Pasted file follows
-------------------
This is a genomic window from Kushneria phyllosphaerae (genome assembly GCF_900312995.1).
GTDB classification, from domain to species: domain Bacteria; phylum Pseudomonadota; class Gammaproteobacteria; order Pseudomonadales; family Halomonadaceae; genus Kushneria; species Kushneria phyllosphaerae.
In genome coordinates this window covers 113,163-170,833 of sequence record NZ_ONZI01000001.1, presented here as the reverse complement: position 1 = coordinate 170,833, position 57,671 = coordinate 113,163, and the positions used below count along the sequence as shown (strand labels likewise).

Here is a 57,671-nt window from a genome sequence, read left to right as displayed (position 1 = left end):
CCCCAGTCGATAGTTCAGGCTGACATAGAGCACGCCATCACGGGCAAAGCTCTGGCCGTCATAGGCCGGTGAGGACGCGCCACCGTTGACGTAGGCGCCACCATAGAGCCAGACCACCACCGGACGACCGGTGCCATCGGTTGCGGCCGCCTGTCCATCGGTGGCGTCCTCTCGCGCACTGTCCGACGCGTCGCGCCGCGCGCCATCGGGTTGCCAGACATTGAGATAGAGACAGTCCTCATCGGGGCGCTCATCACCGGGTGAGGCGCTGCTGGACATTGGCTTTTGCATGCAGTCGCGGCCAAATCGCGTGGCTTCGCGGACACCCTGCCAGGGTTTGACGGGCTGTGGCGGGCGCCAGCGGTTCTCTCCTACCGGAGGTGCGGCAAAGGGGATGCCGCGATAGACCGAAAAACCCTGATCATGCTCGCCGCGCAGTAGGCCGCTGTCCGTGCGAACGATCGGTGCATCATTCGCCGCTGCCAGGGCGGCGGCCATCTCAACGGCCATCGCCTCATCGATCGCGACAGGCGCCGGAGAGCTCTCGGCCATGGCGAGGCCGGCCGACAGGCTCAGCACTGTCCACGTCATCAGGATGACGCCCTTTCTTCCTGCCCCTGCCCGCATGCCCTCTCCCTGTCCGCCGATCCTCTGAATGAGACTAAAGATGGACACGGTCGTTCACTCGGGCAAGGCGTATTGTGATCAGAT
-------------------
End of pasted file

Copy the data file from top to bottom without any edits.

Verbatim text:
This is a genomic window from Kushneria phyllosphaerae (genome assembly GCF_900312995.1).
GTDB classification, from domain to species: domain Bacteria; phylum Pseudomonadota; class Gammaproteobacteria; order Pseudomonadales; family Halomonadaceae; genus Kushneria; species Kushneria phyllosphaerae.
In genome coordinates this window covers 113,163-170,833 of sequence record NZ_ONZI01000001.1, presented here as the reverse complement: position 1 = coordinate 170,833, position 57,671 = coordinate 113,163, and the positions used below count along the sequence as shown (strand labels likewise).

Here is a 57,671-nt window from a genome sequence, read left to right as displayed (position 1 = left end):
CCCCAGTCGATAGTTCAGGCTGACATAGAGCACGCCATCACGGGCAAAGCTCTGGCCGTCATAGGCCGGTGAGGACGCGCCACCGTTGACGTAGGCGCCACCATAGAGCCAGACCACCACCGGACGACCGGTGCCATCGGTTGCGGCCGCCTGTCCATCGGTGGCGTCCTCTCGCGCACTGTCCGACGCGTCGCGCCGCGCGCCATCGGGTTGCCAGACATTGAGATAGAGACAGTCCTCATCGGGGCGCTCATCACCGGGTGAGGCGCTGCTGGACATTGGCTTTTGCATGCAGTCGCGGCCAAATCGCGTGGCTTCGCGGACACCCTGCCAGGGTTTGACGGGCTGTGGCGGGCGCCAGCGGTTCTCTCCTACCGGAGGTGCGGCAAAGGGGATGCCGCGATAGACCGAAAAACCCTGATCATGCTCGCCGCGCAGTAGGCCGCTGTCCGTGCGAACGATCGGTGCATCATTCGCCGCTGCCAGGGCGGCGGCCATCTCAACGGCCATCGCCTCATCGATCGCGACAGGCGCCGGAGAGCTCTCGGCCATGGCGAGGCCGGCCGACAGGCTCAGCACTGTCCACGTCATCAGGATGACGCCCTTTCTTCCTGCCCCTGCCCGCATGCCCTCTCCCTGTCCGCCGATCCTCTGAATGAGACTAAAGATGGACACGGTCGTTCACTCGGGCAAGGCGTATTGTGATCAGAT